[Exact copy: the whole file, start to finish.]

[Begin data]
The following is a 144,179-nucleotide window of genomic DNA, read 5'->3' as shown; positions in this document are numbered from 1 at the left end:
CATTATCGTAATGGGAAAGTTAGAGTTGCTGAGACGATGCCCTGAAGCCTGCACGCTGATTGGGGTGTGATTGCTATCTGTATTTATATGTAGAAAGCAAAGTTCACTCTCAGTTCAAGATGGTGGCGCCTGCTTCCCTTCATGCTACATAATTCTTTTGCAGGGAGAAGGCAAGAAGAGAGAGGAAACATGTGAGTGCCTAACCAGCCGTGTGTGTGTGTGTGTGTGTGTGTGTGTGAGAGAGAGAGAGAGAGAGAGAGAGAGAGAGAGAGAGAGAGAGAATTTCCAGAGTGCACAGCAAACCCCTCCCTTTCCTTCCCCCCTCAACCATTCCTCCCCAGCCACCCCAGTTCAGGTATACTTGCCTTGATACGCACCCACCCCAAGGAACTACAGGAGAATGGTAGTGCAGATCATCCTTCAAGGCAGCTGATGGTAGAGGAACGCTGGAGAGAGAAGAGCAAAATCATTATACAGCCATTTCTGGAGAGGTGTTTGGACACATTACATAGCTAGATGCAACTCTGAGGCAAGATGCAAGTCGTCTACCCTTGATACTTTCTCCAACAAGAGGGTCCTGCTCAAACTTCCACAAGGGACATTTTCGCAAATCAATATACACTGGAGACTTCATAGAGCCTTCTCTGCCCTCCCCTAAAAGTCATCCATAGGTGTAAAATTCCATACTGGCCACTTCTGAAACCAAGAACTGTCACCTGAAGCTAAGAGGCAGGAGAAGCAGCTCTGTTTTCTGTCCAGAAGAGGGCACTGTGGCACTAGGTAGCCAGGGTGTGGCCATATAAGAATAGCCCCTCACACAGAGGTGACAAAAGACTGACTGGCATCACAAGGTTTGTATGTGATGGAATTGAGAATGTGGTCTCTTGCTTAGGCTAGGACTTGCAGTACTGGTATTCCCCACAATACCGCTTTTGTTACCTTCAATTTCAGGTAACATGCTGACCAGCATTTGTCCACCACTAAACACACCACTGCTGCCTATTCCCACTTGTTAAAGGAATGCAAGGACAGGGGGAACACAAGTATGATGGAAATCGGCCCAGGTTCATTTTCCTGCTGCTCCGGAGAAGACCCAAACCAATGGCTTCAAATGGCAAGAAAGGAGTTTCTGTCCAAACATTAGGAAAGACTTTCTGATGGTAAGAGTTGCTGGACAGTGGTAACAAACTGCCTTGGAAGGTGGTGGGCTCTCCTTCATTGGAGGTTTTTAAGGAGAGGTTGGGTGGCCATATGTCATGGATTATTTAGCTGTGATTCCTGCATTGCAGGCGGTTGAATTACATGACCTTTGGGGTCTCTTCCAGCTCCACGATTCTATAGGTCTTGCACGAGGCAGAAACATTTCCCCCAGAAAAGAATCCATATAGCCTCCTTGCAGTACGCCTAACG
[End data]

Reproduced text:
The following is a 144,179-nucleotide window of genomic DNA, read 5'->3' as shown; positions in this document are numbered from 1 at the left end:
CATTATCGTAATGGGAAAGTTAGAGTTGCTGAGACGATGCCCTGAAGCCTGCACGCTGATTGGGGTGTGATTGCTATCTGTATTTATATGTAGAAAGCAAAGTTCACTCTCAGTTCAAGATGGTGGCGCCTGCTTCCCTTCATGCTACATAATTCTTTTGCAGGGAGAAGGCAAGAAGAGAGAGGAAACATGTGAGTGCCTAACCAGCCGTGTGTGTGTGTGTGTGTGTGTGTGTGTGAGAGAGAGAGAGAGAGAGAGAGAGAGAGAGAGAGAGAGAGAGAATTTCCAGAGTGCACAGCAAACCCCTCCCTTTCCTTCCCCCCTCAACCATTCCTCCCCAGCCACCCCAGTTCAGGTATACTTGCCTTGATACGCACCCACCCCAAGGAACTACAGGAGAATGGTAGTGCAGATCATCCTTCAAGGCAGCTGATGGTAGAGGAACGCTGGAGAGAGAAGAGCAAAATCATTATACAGCCATTTCTGGAGAGGTGTTTGGACACATTACATAGCTAGATGCAACTCTGAGGCAAGATGCAAGTCGTCTACCCTTGATACTTTCTCCAACAAGAGGGTCCTGCTCAAACTTCCACAAGGGACATTTTCGCAAATCAATATACACTGGAGACTTCATAGAGCCTTCTCTGCCCTCCCCTAAAAGTCATCCATAGGTGTAAAATTCCATACTGGCCACTTCTGAAACCAAGAACTGTCACCTGAAGCTAAGAGGCAGGAGAAGCAGCTCTGTTTTCTGTCCAGAAGAGGGCACTGTGGCACTAGGTAGCCAGGGTGTGGCCATATAAGAATAGCCCCTCACACAGAGGTGACAAAAGACTGACTGGCATCACAAGGTTTGTATGTGATGGAATTGAGAATGTGGTCTCTTGCTTAGGCTAGGACTTGCAGTACTGGTATTCCCCACAATACCGCTTTTGTTACCTTCAATTTCAGGTAACATGCTGACCAGCATTTGTCCACCACTAAACACACCACTGCTGCCTATTCCCACTTGTTAAAGGAATGCAAGGACAGGGGGAACACAAGTATGATGGAAATCGGCCCAGGTTCATTTTCCTGCTGCTCCGGAGAAGACCCAAACCAATGGCTTCAAATGGCAAGAAAGGAGTTTCTGTCCAAACATTAGGAAAGACTTTCTGATGGTAAGAGTTGCTGGACAGTGGTAACAAACTGCCTTGGAAGGTGGTGGGCTCTCCTTCATTGGAGGTTTTTAAGGAGAGGTTGGGTGGCCATATGTCATGGATTATTTAGCTGTGATTCCTGCATTGCAGGCGGTTGAATTACATGACCTTTGGGGTCTCTTCCAGCTCCACGATTCTATAGGTCTTGCACGAGGCAGAAACATTTCCCCCAGAAAAGAATCCATATAGCCTCCTTGCAGTACGCCTAACG